The new Administration’s moves on Russia and the international sanctions against Moscow’s Ukraine policies will be one key test. So will policy towards China, the Middle East, climate change and plenty of other key areas where the world has become used to Washington operating within reasonably predictable policy parameters.

Maybe it will not be like that. At least in foreign policy America First in practice turns out to be more about Tone than Substance. After some initial startling moves it settles down again as weary global realities make themselves felt. Trump officials are just more bloody-minded and cynical in pushing US positions in international fora than US officials usually are.

No-one knows, including (one suspects) President Trump himself. His march to the White House has been all about defying categories. His inaugural address projected angry energy in favour of a totally new course at home and abroad, but on both What and How he left himself plenty of room for manoeuvre.

* * * * *


Here is an interesting analysis of ‘positive’ v ‘negative’ language in different Presidential inaugural speeches. Despite the terse, truculent tone that so many pundits claimed to notice, this Trump speech was more positive than President Obama’s rambling 2009 inaugural. Thus:

Obama’s speech alternates strongly between the positive and the negative, between the challenges facing his new administration and his promises to make things better.

For all the apparent pessimism of Trump’s speech, the sentiment analysis algorithm classifies it as having a similar emotional valence to Obamas. The program sums up the total of positive and negative words and assigns each speech a top-line score: Trump’s rated +64, indicating more positive than negative sentiment, while Obama’s first inaugural rates a +56.

By contrast, George W Bush’s first inaugural address earned a score of 100, indicating considerably more positive sentiment than either of the presidents who came after.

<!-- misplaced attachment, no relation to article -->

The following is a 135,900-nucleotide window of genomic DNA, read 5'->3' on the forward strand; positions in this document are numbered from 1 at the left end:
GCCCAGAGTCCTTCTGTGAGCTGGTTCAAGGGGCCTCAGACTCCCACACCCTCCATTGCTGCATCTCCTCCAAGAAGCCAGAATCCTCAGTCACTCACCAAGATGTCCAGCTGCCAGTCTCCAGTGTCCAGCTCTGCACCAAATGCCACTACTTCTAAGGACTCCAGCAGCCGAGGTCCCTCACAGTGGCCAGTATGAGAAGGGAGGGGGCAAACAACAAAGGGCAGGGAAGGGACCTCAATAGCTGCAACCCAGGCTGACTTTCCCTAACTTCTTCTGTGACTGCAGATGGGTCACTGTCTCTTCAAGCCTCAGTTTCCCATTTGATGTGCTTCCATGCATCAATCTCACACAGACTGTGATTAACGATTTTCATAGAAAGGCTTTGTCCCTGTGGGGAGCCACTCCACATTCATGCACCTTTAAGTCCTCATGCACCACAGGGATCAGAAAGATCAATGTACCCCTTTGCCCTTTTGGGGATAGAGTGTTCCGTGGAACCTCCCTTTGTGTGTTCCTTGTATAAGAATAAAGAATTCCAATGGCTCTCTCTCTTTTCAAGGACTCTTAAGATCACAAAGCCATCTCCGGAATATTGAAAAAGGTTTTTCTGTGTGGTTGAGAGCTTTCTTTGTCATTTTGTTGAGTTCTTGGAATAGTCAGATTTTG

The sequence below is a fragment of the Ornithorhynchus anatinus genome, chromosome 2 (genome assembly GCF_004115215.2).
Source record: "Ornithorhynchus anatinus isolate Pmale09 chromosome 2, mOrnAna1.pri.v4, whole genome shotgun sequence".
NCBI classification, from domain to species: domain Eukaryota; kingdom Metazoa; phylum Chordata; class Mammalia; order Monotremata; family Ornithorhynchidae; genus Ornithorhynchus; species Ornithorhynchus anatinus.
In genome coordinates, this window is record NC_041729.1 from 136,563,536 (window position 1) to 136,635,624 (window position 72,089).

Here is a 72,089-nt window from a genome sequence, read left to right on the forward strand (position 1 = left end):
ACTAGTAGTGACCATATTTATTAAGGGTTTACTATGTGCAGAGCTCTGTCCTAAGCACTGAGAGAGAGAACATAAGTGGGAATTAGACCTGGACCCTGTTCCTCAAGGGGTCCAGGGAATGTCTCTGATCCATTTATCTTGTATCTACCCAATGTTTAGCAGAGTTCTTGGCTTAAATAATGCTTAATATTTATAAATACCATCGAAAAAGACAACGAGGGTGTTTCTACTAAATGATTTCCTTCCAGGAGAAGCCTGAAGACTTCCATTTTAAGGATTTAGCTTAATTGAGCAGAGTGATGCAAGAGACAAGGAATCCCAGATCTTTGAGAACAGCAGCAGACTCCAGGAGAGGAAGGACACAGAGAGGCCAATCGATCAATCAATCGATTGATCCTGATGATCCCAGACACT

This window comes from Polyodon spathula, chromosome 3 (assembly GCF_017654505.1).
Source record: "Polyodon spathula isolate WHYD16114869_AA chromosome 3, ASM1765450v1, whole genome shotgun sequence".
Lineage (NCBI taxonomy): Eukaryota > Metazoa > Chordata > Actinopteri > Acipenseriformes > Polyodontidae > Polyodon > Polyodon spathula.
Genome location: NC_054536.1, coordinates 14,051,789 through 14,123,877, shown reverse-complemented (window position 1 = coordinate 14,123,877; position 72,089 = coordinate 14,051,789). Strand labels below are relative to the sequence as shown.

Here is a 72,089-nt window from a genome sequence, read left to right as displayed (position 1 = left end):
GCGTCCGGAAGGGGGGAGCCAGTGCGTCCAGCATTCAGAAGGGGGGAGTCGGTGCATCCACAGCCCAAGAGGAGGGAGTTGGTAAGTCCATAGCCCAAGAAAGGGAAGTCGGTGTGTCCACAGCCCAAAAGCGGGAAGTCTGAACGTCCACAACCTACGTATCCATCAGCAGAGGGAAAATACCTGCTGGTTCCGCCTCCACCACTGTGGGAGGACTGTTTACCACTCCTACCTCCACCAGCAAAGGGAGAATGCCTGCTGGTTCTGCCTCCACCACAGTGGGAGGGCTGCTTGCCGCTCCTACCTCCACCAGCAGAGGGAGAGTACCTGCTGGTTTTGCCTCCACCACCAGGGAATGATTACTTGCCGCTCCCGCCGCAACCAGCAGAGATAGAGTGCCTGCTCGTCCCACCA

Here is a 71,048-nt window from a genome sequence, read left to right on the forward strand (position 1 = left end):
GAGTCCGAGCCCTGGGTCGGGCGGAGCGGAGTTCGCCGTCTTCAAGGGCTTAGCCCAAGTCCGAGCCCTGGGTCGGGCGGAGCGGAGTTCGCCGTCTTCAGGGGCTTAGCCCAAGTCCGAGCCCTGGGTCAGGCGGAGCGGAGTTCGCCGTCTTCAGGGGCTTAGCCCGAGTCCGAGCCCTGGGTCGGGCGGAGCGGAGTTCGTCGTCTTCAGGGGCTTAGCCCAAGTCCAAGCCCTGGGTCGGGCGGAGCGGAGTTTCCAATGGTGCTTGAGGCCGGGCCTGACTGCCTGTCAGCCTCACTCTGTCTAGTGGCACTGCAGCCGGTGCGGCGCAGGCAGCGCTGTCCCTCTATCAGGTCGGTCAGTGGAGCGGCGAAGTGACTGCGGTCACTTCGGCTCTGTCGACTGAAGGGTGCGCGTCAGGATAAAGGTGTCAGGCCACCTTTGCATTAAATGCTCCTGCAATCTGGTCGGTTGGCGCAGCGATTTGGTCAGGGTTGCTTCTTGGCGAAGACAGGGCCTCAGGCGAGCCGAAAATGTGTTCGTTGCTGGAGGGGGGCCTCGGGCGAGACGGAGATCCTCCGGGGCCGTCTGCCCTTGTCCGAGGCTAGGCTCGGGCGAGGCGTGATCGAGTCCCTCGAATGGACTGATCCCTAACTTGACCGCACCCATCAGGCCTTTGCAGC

How is this done? Thus:

Sentiment analysis is a tricky business — almost as much art as science. There are a lot of different ways to go about it. For the examples in this story, words are assigned emotional values from -5 (negative) to +5 (positive), as compiled by a data scientist at the Technical University of Denmark.

I used a statistical program that tallies up these sentiment scores at the sentence level and smooths away the noise of sentence-by-sentence language processing, allowing the underlying structure of the text to be plotted.

It’s a far from perfect process. Text analysis techniques like this have a hard time detecting irony and sarcasm. They can have trouble with intensity (“happy” versus “very happy”) and modifiers (“happy” versus “not happy”).

This is the point. President Trump sounded ‘angry’ and ‘dark’ because of the unexpected intensity of some of his language:

You came by the tens of millions to become part of a historic movement the likes of which the world has never seen before.

At the center of this movement is a crucial conviction: that a nation exists to serve its citizens.

Americans want great schools for their children, safe neighborhoods for their families, and good jobs for themselves.

These are the just and reasonable demands of a righteous public.

But for too many of our citizens, a different reality exists: Mothers and children trapped in poverty in our inner cities; rusted-out factories scattered like tombstones across the landscape of our nation; an education system, flush with cash, but which leaves our young and beautiful students deprived of knowledge; and the crime and gangs and drugs that have stolen too many lives and robbed our country of so much unrealized potential.

This American carnage stops right here and stops right now.